Slippage with increased trade sizes

Discussion in 'Order Execution' started by HighFrequency, Sep 11, 2005.

  1. Dear Traders,

    Having now traded nearly 500,000 shares, I am becoming confident in my ability to make money with 100 share trades. However, the per share profit of the transactions is still quite small.

    Most of the transactions I make are done with limit orders on stocks that trade more than 500,000 shares per day. Most of these stocks are in the NYSE, although some are on the NASDAQ.

    I am concerned that if I increase the size of my trades I will become less profitable due to increased slippage.

    What is your opinion on the additional slippage cost of increased trade sizes for various trade sizes from 100?

    Thank you,
  2. unless you are trading razor thin stocks, there shouldnt be much slippage 100-500 shares. in thin stocks, 500-1000 shares can drive a stock down 10-15 cents. slippage is always there. just make sure you aren't the last to get out.
  3. Assuming the B/A spread is relatively tight then I don't see uping your size to 300-500 shares being a problem in the NAS.

    How often do you use market orders? Most of my slippage comes from market stops on the NYSE. My mkt stp order will be held and executed sometimes 5-10 cents after the stop.

  4. It is more of a function of how much of the specific security daily volume you will account for. If it is small, much smaller than 1%, for instance, then it won't be a big problem.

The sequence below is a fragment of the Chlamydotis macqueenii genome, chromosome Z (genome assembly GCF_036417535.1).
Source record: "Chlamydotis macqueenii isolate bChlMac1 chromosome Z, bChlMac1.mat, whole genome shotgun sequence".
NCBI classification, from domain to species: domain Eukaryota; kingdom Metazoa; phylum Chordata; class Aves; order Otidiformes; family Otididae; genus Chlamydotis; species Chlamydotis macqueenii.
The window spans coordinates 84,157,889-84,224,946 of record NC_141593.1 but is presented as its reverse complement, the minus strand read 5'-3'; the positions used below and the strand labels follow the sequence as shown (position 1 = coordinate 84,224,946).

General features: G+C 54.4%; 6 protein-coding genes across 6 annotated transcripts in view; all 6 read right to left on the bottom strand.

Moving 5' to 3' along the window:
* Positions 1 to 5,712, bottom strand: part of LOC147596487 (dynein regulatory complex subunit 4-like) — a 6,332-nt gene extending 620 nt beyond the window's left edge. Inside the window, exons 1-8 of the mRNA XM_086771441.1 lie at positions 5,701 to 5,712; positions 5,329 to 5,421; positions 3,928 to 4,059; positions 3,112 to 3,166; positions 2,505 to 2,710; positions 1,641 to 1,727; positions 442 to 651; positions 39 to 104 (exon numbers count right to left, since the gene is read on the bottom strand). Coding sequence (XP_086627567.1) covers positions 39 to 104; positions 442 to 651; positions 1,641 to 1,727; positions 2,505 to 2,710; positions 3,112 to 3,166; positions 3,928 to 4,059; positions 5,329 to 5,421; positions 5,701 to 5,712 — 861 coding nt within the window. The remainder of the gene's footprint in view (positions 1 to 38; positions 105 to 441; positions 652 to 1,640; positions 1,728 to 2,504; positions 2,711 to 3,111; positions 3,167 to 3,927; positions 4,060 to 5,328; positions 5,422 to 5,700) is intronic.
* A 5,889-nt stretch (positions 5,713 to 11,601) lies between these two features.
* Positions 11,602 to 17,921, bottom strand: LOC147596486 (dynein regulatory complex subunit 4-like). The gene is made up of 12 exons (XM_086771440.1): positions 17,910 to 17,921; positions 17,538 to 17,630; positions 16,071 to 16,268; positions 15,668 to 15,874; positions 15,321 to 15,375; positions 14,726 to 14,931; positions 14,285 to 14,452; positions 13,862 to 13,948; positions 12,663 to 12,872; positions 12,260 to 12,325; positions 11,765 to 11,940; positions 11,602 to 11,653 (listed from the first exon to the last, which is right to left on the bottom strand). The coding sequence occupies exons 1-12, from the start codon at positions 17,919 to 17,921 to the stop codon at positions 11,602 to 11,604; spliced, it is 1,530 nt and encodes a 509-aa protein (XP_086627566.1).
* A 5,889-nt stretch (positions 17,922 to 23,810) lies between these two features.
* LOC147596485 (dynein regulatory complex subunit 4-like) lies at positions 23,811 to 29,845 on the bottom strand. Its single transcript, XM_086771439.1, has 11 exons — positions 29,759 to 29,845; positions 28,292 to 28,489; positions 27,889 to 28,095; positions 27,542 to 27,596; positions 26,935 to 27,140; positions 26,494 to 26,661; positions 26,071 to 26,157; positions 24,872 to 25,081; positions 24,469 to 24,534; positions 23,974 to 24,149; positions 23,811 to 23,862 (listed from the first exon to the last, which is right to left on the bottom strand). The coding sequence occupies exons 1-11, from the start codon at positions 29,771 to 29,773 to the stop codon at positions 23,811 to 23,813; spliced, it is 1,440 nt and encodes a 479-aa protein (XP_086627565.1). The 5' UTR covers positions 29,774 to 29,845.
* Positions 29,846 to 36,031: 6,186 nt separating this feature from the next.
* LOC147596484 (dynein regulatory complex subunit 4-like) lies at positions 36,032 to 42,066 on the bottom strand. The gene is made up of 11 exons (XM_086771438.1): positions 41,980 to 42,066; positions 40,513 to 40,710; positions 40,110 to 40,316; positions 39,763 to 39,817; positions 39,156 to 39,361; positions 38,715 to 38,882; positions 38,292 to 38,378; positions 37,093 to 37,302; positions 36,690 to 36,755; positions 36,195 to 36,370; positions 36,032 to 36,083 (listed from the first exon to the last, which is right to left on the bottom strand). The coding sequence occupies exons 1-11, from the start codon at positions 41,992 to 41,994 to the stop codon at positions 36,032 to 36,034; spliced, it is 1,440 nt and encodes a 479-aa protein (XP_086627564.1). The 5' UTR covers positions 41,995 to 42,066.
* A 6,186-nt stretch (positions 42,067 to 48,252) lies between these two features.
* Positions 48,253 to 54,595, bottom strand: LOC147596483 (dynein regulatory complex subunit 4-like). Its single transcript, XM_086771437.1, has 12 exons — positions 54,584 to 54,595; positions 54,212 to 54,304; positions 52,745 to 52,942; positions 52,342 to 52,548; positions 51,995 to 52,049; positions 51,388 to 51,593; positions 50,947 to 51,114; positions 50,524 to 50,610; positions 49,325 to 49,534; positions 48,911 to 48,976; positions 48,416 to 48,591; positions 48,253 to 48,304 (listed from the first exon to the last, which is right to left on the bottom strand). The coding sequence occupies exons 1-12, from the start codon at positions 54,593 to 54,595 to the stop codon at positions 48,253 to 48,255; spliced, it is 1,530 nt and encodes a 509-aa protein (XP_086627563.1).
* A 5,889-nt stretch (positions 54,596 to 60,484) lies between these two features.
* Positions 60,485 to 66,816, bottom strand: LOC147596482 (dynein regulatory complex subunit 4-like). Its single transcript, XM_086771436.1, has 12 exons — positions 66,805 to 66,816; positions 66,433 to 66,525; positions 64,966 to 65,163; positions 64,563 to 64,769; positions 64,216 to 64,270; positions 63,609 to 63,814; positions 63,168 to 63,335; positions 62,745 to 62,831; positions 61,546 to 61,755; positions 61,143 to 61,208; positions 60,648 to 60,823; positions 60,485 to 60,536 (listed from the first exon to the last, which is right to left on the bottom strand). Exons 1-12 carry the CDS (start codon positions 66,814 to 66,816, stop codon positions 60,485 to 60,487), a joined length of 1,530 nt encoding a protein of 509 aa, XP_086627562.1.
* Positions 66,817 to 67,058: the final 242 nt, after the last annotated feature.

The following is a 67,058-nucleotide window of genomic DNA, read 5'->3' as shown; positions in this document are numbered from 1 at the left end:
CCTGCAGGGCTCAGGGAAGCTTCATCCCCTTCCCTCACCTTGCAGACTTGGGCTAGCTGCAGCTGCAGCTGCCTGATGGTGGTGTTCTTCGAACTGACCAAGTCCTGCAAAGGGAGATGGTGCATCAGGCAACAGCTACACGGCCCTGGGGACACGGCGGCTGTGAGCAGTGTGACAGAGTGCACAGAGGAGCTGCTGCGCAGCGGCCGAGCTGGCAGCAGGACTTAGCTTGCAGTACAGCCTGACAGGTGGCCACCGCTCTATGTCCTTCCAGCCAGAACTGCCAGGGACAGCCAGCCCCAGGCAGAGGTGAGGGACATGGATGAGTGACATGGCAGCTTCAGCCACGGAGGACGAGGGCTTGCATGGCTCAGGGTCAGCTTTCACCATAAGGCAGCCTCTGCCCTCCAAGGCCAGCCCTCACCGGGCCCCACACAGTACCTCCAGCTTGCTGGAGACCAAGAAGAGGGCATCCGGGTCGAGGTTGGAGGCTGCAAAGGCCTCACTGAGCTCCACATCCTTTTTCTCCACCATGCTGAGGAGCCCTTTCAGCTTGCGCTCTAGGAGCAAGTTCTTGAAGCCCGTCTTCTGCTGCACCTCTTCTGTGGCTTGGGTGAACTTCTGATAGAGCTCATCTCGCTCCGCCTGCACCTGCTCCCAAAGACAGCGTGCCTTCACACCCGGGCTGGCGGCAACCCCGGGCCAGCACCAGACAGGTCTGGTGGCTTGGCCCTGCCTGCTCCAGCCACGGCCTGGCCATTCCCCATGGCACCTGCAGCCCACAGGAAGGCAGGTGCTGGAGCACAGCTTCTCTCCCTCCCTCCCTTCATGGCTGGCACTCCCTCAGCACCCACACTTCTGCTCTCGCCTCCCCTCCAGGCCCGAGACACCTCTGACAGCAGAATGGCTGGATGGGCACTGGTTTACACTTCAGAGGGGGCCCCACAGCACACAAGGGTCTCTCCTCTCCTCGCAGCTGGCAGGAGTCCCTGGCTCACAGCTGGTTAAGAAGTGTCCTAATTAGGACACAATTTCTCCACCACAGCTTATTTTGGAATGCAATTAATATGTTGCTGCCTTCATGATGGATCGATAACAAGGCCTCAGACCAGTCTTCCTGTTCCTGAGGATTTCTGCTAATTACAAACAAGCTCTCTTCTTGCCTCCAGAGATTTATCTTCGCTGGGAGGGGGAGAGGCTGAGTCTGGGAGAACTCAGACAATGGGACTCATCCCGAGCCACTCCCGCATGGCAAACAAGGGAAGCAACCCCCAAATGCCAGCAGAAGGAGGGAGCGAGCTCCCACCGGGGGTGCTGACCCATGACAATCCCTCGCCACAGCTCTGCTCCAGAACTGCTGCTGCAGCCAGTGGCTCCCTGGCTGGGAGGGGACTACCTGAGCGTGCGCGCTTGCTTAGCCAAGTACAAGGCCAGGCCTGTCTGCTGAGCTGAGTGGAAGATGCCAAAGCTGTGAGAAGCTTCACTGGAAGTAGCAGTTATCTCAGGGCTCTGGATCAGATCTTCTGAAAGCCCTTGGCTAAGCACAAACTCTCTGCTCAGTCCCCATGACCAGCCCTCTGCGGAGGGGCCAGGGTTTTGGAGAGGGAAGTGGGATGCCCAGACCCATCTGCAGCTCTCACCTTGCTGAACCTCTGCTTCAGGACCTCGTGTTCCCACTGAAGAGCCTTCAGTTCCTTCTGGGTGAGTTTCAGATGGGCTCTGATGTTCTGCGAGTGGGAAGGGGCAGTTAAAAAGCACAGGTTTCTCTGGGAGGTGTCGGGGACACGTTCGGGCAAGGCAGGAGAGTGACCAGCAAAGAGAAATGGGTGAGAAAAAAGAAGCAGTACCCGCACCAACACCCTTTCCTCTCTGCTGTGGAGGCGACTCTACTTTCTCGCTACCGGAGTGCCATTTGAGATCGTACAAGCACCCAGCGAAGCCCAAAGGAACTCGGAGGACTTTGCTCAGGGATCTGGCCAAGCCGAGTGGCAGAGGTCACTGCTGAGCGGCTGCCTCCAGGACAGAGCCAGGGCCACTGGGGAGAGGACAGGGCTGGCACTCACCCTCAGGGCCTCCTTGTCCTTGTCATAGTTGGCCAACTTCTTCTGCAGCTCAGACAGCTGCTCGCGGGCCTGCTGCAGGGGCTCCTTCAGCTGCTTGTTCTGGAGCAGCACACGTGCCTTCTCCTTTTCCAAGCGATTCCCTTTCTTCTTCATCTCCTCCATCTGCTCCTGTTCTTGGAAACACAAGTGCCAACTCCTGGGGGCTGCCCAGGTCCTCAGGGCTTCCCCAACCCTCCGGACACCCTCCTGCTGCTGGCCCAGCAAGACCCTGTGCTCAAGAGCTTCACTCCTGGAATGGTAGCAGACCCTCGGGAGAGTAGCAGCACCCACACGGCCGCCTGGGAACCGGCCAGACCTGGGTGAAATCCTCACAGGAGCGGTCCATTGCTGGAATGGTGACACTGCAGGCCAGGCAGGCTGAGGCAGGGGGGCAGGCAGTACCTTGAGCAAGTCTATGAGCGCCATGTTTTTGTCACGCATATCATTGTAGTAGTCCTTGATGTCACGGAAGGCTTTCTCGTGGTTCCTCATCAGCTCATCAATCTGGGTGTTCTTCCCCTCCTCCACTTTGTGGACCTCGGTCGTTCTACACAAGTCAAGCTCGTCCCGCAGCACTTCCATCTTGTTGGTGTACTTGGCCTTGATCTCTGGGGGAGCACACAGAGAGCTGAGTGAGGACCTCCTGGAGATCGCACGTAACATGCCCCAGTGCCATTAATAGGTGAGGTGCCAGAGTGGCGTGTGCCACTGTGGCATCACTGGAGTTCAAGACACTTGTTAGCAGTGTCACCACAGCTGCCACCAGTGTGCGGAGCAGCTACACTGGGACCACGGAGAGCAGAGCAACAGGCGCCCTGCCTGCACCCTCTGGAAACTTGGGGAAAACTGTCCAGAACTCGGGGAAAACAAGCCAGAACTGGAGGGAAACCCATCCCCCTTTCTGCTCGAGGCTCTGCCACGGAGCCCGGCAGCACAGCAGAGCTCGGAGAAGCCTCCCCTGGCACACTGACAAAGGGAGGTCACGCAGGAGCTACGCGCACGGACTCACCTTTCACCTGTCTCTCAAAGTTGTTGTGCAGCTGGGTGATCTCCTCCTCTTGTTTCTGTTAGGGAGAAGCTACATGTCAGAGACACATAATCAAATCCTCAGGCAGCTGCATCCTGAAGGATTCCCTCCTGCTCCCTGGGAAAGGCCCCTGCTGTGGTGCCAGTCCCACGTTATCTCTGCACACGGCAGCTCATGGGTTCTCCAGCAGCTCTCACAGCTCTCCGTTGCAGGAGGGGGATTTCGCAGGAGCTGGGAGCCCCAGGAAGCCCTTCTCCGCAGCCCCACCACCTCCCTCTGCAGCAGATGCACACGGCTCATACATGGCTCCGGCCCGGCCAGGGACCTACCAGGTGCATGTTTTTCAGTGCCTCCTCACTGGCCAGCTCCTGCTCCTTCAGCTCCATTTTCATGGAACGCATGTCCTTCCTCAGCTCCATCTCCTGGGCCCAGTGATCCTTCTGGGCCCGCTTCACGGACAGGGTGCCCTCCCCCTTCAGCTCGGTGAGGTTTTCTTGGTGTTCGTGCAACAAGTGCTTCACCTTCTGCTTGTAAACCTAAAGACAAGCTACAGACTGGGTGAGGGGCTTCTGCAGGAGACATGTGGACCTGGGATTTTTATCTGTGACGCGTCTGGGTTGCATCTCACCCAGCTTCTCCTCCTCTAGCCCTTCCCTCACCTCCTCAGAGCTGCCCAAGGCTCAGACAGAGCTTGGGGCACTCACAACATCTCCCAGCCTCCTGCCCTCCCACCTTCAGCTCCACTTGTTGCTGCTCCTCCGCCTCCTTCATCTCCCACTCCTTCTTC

Slippage would come in play in some strategy (for instance, pseudo-MM) that would push the bid/ask order book one direction or another, then it would be significant.


  5. To answer the questions:


    Most stocks are not too "thin," I think, although I'm not sure how to define thin.


    The B/A spreads vary... I'm trading some stocks with a 1c b/a, and some with a 10c b/a.

    I never use market orders. Sometimes I use limit orders at the ask when buying, at the bid when selling/shorting (exempt stocks).

    rufus 4000:

    Generally don't account for much of the volume... mostly.1% or less. I will monitor the percentage and compare it with some measures of slippage.

    Thanks for your comments, much appreciated!
  6. Depends. In many stocks, there is very little beyond 100-300 shares without paying up a dime. If you trade INTC or MSFT this is not an issue.
  7. If you have access to the full book depth why would you have any slippage at all? I mean, slippage is the difference between estimated and actual transaction cost. With full depth you know with near certainty the exact transaction cost, so thus no slippage. Maybe this is not the case with nyse.. i only trade nasdaq and ecns.
  8. Slippage and delay, in order execution, can be created by design flaws or bugs in software which automatically prices or routes your orders. This can far exceed the slippage and delay inevitably caused by market conditions. One key to avoiding slippage and delay is simply to limit your trading to vehicles having so much electronic liquidity, that you can always avoid manual execution by an exchange specialist.